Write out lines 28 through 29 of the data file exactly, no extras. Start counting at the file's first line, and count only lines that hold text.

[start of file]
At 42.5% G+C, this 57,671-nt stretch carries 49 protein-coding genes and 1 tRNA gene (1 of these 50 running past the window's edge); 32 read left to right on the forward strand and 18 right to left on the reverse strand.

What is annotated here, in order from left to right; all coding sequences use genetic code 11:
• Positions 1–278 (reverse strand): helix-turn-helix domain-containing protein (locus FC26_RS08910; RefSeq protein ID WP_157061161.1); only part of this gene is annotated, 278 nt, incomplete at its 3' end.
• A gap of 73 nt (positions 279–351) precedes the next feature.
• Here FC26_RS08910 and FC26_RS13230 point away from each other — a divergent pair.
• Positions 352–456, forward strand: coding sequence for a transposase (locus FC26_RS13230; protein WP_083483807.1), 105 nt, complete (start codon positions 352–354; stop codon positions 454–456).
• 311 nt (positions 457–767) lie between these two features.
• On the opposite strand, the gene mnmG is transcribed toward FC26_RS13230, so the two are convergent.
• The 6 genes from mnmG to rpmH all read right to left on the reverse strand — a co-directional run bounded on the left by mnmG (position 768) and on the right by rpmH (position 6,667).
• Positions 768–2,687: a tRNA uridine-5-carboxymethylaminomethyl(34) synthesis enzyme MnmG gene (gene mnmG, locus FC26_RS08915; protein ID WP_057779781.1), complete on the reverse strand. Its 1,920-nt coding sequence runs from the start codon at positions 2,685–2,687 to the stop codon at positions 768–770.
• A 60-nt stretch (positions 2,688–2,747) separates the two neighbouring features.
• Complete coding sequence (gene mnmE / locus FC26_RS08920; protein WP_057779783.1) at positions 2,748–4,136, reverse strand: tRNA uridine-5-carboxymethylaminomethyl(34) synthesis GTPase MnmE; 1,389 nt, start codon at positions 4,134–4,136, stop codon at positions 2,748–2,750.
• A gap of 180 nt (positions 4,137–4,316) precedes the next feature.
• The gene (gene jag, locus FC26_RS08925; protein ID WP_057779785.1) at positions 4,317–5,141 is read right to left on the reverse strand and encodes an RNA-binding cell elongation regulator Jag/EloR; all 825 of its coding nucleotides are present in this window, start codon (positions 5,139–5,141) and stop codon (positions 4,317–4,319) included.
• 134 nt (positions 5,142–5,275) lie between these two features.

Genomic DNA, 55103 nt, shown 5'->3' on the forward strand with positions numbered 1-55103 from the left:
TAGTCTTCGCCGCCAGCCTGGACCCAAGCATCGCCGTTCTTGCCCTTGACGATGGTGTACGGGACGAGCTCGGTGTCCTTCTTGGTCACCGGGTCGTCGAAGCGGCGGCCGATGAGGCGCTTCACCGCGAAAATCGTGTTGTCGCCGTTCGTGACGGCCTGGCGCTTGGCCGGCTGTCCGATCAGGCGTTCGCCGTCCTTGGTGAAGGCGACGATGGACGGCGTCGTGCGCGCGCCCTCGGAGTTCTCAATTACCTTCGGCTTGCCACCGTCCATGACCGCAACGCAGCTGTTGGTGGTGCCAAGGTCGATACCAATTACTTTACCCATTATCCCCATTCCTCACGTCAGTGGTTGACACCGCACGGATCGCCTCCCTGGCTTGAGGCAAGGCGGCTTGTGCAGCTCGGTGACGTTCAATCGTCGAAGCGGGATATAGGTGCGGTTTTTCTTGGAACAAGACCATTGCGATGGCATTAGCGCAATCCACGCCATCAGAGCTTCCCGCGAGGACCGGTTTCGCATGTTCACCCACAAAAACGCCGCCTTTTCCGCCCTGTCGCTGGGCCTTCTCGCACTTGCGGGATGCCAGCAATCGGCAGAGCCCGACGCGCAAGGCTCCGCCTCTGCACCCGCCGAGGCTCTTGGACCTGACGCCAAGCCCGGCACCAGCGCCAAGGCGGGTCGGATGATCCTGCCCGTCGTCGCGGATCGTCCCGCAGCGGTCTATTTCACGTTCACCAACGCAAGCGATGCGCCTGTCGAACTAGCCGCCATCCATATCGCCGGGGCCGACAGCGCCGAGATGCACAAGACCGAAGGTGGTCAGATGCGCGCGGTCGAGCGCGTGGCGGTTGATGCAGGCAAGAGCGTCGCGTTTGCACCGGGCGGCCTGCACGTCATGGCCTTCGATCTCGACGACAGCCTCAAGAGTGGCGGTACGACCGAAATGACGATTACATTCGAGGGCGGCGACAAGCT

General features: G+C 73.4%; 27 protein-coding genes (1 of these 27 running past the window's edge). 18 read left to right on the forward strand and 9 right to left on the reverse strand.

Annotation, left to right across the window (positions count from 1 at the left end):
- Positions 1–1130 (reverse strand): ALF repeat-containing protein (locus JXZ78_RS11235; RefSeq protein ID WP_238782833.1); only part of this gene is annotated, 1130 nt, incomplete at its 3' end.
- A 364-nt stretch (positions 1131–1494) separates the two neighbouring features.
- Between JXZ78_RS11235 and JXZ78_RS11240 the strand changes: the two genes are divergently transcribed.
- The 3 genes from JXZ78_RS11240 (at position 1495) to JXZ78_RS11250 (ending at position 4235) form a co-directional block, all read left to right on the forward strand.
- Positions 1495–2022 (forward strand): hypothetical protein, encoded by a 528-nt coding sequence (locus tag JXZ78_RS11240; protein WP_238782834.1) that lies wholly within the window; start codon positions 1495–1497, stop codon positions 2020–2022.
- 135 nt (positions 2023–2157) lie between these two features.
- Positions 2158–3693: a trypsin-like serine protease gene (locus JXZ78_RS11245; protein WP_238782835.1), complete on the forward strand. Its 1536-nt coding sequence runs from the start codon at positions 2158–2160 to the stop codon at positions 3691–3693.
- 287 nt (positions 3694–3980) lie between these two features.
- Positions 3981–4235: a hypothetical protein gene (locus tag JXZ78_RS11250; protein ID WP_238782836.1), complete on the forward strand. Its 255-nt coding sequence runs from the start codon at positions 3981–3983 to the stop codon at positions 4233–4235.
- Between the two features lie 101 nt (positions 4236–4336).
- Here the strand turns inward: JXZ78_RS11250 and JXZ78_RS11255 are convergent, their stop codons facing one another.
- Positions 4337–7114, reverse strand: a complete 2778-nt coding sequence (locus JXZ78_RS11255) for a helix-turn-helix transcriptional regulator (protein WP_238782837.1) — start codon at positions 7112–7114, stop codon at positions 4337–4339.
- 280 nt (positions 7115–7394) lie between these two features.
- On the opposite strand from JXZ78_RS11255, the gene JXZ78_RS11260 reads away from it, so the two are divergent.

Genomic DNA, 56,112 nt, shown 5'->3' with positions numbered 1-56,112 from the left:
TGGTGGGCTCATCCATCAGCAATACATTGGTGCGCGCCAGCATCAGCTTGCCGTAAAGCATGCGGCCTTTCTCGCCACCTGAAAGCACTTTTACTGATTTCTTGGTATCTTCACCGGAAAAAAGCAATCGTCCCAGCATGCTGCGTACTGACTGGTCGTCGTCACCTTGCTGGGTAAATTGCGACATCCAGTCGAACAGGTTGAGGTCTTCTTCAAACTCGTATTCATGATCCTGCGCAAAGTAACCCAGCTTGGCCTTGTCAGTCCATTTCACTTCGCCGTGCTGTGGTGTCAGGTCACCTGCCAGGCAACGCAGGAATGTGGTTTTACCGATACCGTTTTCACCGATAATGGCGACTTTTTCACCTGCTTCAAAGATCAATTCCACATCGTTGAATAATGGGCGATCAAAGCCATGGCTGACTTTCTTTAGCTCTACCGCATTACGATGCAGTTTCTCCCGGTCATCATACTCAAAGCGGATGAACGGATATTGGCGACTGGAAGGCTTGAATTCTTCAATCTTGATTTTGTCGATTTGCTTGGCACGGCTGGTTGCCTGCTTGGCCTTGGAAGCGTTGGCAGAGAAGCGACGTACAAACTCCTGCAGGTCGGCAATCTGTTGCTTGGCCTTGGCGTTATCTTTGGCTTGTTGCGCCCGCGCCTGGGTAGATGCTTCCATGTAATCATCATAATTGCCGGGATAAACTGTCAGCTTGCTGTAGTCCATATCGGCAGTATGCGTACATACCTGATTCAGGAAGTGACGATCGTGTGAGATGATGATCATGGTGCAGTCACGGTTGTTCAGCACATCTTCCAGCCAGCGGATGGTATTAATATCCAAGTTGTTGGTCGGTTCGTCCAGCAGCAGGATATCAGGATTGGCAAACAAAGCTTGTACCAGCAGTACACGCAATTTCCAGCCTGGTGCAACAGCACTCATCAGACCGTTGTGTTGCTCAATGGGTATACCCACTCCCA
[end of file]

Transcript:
- Positions 3981–4235: a hypothetical protein gene (locus tag JXZ78_RS11250; protein ID WP_238782836.1), complete on the forward strand. Its 255-nt coding sequence runs from the start codon at positions 3981–3983 to the stop codon at positions 4233–4235.
- Between the two features lie 101 nt (positions 4236–4336).